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Death certificates confirm non-HIV-attributable diseases cause increase in deaths of people living with HIV/AIDS in US

Date:
December 1, 2010
Source:
SAGE Publications
Summary:
During the decade since the advent of highly active antiretroviral therapy, or 1996-2006, mortality among people living with HIV/AIDS (PLWHA) sharply decreased in the United States. So, too, did the percentages of PLWHA deaths attributable to AIDS-defining illnesses, just as there was a marked increase in the percentage of deaths attributable to heart, kidney and liver disease.

During the decade since the advent of highly active antiretroviral therapy (HAART), or 1996-2006, mortality among people living with HIV/AIDS (PLWHA) sharply decreased in the United States. So, too, did the percentages of PLWHA deaths attributable to AIDS-defining illnesses, just as there was a marked increase in the percentage of deaths attributable to heart, kidney, and liver disease.

These data from a US Centers for Disease Control and Prevention (CDC) review of trends in diseases reported on death certificates in the United States from 1996 to 2006 are published ahead of print in the Journal of the International Association of Physicians in AIDS Care (JIAPAC) published by SAGE.

Some specific findings about HIV deaths during the analysis period included:

  • Deaths reported with HIV decreased from 35,340 to 13,750
  • Deaths reported with AIDS-defining opportunistic infections decreased; and AIDS-defining cancers declined then had stable percentages after 2001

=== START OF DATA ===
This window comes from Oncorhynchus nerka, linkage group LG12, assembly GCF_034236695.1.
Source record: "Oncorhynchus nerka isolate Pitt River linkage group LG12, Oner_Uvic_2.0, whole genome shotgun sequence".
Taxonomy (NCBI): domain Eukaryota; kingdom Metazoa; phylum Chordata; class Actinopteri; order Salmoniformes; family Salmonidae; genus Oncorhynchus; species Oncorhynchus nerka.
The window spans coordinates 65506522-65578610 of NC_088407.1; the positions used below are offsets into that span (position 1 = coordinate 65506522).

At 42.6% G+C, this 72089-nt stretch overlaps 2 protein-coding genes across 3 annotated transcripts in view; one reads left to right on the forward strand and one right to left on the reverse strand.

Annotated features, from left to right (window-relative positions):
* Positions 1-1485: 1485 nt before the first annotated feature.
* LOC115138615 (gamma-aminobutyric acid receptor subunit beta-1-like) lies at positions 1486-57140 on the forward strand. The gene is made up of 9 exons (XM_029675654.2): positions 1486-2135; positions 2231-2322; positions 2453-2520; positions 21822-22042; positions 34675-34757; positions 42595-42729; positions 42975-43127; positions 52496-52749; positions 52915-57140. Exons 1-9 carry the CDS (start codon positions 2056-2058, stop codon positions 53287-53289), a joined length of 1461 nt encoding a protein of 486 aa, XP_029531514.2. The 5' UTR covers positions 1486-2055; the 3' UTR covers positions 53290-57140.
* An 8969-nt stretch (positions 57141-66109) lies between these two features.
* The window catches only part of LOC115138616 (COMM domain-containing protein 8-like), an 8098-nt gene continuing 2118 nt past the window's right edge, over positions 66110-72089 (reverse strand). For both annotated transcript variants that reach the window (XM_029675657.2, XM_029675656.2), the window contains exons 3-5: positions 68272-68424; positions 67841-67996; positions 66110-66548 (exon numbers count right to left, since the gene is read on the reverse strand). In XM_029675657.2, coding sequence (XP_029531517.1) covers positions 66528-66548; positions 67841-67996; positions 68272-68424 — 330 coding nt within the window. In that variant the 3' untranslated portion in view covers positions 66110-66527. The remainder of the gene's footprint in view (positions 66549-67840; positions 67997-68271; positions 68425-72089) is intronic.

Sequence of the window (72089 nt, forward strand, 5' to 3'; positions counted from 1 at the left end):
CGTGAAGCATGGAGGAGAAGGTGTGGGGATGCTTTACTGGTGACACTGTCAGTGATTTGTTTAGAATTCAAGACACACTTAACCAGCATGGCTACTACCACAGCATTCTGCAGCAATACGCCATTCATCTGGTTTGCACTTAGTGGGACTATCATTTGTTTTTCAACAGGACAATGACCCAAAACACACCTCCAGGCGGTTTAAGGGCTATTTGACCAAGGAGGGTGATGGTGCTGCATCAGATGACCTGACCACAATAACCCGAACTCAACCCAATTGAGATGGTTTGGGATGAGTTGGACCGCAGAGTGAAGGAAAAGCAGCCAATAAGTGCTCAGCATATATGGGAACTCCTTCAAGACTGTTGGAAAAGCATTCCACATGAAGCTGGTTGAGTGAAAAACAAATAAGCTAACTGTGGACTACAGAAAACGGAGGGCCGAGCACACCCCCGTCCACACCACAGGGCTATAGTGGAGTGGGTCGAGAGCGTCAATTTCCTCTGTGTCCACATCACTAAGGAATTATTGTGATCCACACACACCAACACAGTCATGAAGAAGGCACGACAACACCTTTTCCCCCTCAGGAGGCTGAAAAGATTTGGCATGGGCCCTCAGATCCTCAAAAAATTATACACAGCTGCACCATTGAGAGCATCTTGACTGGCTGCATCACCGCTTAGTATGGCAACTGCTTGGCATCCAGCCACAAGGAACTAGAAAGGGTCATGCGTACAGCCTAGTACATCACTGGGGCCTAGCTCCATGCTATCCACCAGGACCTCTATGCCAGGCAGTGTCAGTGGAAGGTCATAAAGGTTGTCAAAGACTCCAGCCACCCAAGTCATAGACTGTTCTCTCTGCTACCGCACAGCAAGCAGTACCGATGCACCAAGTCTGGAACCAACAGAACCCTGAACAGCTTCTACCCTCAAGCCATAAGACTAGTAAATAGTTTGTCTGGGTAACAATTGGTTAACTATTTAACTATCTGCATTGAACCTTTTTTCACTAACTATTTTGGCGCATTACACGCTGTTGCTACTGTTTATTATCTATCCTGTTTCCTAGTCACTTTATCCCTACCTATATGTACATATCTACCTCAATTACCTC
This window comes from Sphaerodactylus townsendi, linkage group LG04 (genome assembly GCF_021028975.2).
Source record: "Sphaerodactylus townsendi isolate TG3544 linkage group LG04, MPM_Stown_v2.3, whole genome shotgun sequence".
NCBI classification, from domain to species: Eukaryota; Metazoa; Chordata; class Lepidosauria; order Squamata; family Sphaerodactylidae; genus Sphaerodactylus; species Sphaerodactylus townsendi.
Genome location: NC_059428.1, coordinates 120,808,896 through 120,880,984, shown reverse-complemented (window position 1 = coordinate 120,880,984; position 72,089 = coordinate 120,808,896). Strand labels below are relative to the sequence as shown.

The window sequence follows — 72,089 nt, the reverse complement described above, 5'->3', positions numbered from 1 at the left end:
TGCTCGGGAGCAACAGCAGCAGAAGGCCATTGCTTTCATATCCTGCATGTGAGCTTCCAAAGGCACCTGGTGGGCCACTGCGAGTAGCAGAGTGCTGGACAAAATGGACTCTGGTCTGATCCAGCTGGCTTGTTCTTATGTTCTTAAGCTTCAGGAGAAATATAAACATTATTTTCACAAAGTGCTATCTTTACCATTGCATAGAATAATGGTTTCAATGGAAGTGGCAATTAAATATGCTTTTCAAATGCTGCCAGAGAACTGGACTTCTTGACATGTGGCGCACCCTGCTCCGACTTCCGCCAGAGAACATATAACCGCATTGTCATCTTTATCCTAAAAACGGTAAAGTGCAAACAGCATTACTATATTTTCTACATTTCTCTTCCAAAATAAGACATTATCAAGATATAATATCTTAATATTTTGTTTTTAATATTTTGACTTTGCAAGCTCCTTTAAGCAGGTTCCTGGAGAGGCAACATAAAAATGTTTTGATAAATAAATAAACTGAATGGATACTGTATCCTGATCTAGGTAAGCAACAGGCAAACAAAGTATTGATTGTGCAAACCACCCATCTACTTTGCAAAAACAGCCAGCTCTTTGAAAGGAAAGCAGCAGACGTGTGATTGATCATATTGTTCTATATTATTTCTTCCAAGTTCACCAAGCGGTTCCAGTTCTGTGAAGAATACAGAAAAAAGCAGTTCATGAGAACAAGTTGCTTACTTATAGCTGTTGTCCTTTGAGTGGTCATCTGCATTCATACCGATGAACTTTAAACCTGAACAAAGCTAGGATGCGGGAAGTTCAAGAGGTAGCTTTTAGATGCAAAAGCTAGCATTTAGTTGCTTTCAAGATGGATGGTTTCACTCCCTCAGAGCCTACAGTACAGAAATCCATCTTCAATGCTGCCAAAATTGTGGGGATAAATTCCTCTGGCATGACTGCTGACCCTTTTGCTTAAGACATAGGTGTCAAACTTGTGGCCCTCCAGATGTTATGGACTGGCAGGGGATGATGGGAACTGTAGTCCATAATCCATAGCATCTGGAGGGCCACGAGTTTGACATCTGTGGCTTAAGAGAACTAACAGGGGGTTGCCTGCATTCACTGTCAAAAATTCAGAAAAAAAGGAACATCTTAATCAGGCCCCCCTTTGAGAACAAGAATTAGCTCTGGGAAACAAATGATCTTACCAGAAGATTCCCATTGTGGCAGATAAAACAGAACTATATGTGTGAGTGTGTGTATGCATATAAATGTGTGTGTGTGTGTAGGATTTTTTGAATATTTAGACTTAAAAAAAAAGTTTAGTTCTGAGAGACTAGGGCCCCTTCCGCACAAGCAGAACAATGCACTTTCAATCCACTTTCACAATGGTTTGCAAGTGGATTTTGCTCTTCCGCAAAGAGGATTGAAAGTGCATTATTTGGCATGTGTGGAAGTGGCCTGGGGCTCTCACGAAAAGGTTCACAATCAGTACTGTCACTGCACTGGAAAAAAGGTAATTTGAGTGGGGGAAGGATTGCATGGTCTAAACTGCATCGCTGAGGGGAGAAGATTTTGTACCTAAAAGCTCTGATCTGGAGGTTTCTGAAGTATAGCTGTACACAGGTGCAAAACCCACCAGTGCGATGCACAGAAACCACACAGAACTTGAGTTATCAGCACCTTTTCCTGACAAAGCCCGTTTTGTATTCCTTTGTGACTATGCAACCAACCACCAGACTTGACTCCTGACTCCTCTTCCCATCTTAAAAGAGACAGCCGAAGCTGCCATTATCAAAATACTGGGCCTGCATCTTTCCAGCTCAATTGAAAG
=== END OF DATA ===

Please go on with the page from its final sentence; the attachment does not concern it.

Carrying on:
• Deaths reported with all other cancers increased from 2.7% to 7.3%
  • Deaths reported with heart, kidney, and liver disease increased from 4.9% to 10.2%, 7.9% to 12.0%, and 5.8% to 13.0%, respectively

"HAART has prolonged the survival of HIV-infected persons by reducing deaths caused by diseases attributable to HIV," write the authors, William K. Adih, MD, DrPH, MPH; Richard M. Selik, MD; and Xiaohong Hu, MS, of the Division of HIV/AIDS Prevention at the CDC's National Center for HIV, Viral Hepatitis, STD, and TB Prevention in Atlanta. "HIV-infected persons and their health care providers should take action to prevent diseases unrelated to HIV that are common in populations at risk of HIV infection, including conditions resulting from smoking and abuse of alcohol and other drugs, as well as chronic diseases common in the general population."


Story Source:

The above story is based on materials provided by SAGE Publications. Note: Materials may be edited for content and length.


Journal Reference:

  1. W. K. Adih, R. M. Selik, X. Hu. Trends in Diseases Reported on US Death Certificates That Mentioned HIV Infection, 1996-2006. Journal of the International Association of Physicians in AIDS Care (JIAPAC), 2010; DOI: 10.1177/1545109710384505

Cite This Page:

SAGE Publications. "Death certificates confirm non-HIV-attributable diseases cause increase in deaths of people living with HIV/AIDS in US." ScienceDaily. ScienceDaily, 1 December 2010. <www.sciencedaily.com/releases/2010/12/101201172540.htm>.
SAGE Publications. (2010, December 1). Death certificates confirm non-HIV-attributable diseases cause increase in deaths of people living with HIV/AIDS in US. ScienceDaily. Retrieved July 26, 2014 from www.sciencedaily.com/releases/2010/12/101201172540.htm
SAGE Publications. "Death certificates confirm non-HIV-attributable diseases cause increase in deaths of people living with HIV/AIDS in US." ScienceDaily. www.sciencedaily.com/releases/2010/12/101201172540.htm (accessed July 26, 2014).

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